“First firms must identify what constitutes an important business service – the collapse of which would pose a risk to the sector, a firm’s safety and soundness, or could cause intolerable levels of harm to consumers,” the former regulator explains. “From there, commence a project to collect baseline data, define what level of disruption would be tolerable, scenario test, and plan.”
Covid-19 has brought operational resilience into rapid, sharp focus, according to Matt Kimber, chief risk officer, Aon UK — and provided a steep learning curve.
“The pandemic has been a really short, sharp shock for organisations and that’s important, because, unlike something that you can plan for, even if everybody is still scrambling to the finish line, you’ve still had time to plan what it’s going to look like,” he explains. “Normally, you’re able to adjust processes and systems, and even people’s mindset in terms of how to deal with specific pieces of business.”
The last year has been very different.
“Everybody realised a pandemic was possible, but did they think it was going to hit and were they prepared? Had they upskilled themselves to deal with the event as it hit? No,” he concludes.
As his role suggests, Kimber has worked within Aon on all elements of risk management in 2020 – but not had to focus on the technical capability, which has not really changed since the start of the year.
“The risk management horizon for many people was dramatically reduced for around three months or so,” he says. “I saw it as part of my role to try and extend that horizon back out again.”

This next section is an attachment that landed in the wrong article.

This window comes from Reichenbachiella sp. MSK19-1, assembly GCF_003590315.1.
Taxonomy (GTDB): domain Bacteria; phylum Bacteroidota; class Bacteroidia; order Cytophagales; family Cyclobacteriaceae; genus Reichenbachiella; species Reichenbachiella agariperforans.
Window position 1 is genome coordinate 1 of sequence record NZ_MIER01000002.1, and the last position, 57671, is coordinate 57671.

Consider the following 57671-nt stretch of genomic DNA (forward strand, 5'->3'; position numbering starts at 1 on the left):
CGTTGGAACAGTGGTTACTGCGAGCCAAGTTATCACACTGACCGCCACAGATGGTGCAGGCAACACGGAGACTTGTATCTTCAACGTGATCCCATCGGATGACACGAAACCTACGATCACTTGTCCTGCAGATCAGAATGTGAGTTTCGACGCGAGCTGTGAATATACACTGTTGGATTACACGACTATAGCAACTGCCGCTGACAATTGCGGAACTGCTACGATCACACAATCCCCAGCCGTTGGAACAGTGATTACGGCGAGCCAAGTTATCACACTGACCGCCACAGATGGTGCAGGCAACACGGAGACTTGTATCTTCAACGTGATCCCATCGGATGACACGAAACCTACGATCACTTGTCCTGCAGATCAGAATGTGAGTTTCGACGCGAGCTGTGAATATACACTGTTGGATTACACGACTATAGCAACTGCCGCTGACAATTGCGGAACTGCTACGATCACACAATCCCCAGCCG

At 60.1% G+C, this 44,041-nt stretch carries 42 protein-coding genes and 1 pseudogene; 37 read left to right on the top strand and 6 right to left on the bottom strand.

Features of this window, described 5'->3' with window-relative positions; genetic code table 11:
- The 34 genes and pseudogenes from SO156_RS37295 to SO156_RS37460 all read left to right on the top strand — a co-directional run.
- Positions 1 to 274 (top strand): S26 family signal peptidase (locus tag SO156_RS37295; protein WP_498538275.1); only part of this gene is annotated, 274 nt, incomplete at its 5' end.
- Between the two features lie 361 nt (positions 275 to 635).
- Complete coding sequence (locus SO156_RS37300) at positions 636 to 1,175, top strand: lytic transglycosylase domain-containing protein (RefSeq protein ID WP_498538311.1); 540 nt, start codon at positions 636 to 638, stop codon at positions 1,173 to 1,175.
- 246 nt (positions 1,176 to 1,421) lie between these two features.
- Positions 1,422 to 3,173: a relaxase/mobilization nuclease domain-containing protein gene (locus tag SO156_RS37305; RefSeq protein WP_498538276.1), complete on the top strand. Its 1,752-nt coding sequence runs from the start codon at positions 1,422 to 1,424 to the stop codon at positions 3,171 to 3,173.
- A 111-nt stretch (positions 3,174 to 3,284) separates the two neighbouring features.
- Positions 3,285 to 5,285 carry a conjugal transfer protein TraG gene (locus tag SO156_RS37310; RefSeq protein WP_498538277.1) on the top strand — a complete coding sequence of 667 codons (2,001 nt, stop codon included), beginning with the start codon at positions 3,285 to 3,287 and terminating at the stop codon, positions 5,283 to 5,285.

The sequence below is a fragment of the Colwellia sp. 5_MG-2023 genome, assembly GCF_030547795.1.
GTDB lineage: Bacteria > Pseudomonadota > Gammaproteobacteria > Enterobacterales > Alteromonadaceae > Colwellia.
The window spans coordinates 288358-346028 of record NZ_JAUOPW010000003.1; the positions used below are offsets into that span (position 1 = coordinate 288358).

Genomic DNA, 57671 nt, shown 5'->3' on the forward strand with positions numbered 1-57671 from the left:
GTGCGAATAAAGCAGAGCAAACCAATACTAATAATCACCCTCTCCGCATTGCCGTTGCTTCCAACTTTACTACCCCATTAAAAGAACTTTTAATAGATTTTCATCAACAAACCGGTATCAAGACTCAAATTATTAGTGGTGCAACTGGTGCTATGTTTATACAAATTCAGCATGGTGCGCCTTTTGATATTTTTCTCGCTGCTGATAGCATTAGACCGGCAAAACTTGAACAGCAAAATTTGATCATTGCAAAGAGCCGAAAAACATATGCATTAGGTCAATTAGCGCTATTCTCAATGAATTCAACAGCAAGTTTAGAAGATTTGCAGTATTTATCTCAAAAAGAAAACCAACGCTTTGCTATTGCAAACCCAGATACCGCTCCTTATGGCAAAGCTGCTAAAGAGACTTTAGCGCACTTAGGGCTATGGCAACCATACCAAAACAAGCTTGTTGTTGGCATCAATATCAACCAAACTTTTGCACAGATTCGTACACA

In early summer, Kimber ran three big risk workshops on climate change.
“We talked about what we were doing as a firm around climate change, what we could do from a governance perspective, and the last thing was around our clients and our product offerings around it,” says Kimber.
The timing was deliberate. It helped colleagues of all seniorities extend their view from the short-term anxieties that were around them. “It got tremendous engagement,” he adds.
While a useful exercise to focus the mind, this should also prepare Aon – and others that followed a similar programme – for what lies ahead.
“For many organisations, coronavirus came as a shock. It shouldn’t have,” says Sicsic. “A global pandemic has been high on the risk list for microbiologists, virologists, and business contingency planners for some years.”
Climate change is on the same list, and let’s not forget how high it is on the Prudential Regulation Authority’s (PRA) agenda, too. The PRA has set a deadline of the end of 2021 for insurers to fully embed the climate-related financial risk in their modelling. If companies in the financial sector have not started addressing this now, they should do so with haste.